The six CTI-CFF countries have nominated a total of 13 of their most important marine protected areas (MPAs) to the Coral Triangle Marine Protected Area System (CTMPAS). These sites are as follows:
1. Anambas Islands Marine Recreational Park, Indonesia
2. Wakatobi National Park, Indonesia
3. Pangumbahan Marine Turtle Park, Indonesia
4. Savu Sea National Marine Park, Indonesia
5. Turtle Islands Park, Malaysia
6. Tun Mustapha Park, Malaysia
7. Kulungi Locally-Managed Marine Area (LMMA), Papua New Guinea (PNG)
8. Lolobau LMMA, PNG
9. Tarobi LMMA, PNG
10. Tubbataha Reef National Park, Philippines
11. Turtle Islands Wildlife Sanctuary, Philippines
12. Zinoa Marine Conservation Area, Solomon Islands
13. Nino Konis Santana National Park, Timor Leste
An Advisory Committee is currently evaluating the nominated areas for admission into the CTMPAS as Category 3 (Priority Development Sites) or Category 4 (Flagship Sites) based on the criteria set out in the CTMPAS framework for effective management of MPAs in the Coral Triangle. They will submit their recommendation to the CTI-CFF MPA Technical Working Group, who is expected to announce the successful nominations during the formal launch of the CTMPAS at the sidelines of the World Coral Reef Conference (WCRC) in Manado, Indonesia.
The CTMPAS is being developed as part of the six countries’ commitment under the CTI-CFF Regional Plan of Action for 2010-2020. Its launch is a major milestone after five years of work by the countries and their development partners, including the U.S. Agency for International Development, U.S. National Oceanic and Atmospheric Administration, The Nature Conservancy (TNC), World Wildlife Fund and Conservation International.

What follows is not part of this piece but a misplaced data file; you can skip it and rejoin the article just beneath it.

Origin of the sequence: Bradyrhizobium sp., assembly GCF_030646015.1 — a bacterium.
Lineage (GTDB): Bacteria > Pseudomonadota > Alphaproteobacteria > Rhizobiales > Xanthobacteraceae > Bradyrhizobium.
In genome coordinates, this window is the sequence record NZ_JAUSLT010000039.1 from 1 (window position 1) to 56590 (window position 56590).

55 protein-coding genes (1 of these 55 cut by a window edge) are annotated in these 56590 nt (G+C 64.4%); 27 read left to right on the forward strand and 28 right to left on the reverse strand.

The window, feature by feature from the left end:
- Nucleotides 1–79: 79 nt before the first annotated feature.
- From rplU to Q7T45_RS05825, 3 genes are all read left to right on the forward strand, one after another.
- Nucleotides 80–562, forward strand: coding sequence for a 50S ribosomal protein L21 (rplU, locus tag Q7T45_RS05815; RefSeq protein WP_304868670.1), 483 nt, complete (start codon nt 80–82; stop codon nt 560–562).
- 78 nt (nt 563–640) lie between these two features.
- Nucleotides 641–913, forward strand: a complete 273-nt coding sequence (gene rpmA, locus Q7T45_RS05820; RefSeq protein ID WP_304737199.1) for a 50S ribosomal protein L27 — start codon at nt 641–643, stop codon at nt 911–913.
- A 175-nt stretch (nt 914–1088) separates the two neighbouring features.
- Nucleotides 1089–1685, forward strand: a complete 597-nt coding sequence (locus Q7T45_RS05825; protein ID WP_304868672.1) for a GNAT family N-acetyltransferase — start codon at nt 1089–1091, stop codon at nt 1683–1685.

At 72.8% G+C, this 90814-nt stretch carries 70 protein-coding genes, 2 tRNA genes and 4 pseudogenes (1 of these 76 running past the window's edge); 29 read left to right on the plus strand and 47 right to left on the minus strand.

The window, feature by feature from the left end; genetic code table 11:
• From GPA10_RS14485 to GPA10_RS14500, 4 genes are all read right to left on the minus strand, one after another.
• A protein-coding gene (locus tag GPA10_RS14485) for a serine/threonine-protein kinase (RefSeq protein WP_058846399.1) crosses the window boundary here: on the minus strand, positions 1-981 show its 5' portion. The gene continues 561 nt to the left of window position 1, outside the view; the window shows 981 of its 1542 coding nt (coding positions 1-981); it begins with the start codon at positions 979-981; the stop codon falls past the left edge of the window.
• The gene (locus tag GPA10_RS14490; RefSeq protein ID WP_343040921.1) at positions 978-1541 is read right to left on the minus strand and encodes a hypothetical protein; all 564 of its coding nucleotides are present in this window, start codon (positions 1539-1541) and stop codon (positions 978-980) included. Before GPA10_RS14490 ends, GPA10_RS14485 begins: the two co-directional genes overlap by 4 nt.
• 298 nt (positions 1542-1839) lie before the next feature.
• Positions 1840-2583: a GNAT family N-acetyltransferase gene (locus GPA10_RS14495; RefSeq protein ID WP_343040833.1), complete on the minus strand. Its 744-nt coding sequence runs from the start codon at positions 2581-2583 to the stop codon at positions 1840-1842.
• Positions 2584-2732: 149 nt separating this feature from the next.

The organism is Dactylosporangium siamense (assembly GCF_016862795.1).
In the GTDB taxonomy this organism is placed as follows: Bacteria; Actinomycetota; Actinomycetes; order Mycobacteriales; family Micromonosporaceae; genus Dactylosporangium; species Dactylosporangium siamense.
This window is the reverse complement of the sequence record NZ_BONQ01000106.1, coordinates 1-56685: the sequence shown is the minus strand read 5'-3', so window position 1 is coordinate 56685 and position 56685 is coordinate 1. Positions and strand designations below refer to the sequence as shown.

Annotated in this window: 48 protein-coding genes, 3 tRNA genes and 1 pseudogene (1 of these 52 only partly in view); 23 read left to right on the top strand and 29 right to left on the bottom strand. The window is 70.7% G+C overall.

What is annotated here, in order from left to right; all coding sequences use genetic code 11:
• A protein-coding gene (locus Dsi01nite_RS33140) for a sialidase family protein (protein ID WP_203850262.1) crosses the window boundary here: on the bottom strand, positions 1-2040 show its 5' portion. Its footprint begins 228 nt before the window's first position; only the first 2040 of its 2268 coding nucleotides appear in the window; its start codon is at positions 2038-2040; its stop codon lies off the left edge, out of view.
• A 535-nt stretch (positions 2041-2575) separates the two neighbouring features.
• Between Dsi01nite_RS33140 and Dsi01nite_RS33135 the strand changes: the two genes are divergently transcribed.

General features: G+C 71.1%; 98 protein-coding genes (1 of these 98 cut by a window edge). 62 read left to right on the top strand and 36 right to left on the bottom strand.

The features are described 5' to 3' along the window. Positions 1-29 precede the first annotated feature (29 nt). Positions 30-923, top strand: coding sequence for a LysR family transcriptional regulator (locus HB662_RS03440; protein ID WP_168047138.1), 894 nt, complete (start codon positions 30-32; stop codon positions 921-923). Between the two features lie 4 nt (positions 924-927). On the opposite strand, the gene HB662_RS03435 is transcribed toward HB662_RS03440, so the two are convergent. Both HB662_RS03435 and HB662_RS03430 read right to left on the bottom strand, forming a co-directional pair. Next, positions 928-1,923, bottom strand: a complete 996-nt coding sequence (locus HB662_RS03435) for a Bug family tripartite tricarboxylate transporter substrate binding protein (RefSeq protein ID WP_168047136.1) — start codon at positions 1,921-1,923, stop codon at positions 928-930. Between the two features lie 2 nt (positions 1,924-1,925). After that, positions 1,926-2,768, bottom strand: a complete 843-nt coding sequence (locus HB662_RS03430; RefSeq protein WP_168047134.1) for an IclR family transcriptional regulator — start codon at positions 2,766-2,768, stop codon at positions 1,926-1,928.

“There are nearly 2,000 MPAs at various levels of management effectiveness scattered across the Coral Triangle, and their benefits are fairly well recognized by all six countries. Individually, these countries are making some headway in increasing the benefits of marine and coastal protection over large areas within their boundaries,” said Dr. Alan White, a senior scientist at TNC. “But there is growing realization that current efforts are not sufficient to address issues related to, for example, protecting economically important trans-boundary species, and that regional cooperation is the next critical step to ensuring sustained benefits from these shared resources.” The CTMPAS is envisioned to include connected, resilient and sustainably financed MPAs that are designed to generate food and income benefits for the region’s coastal communities, as well as conserve its rich biological diversity.
Date: 27 April 2014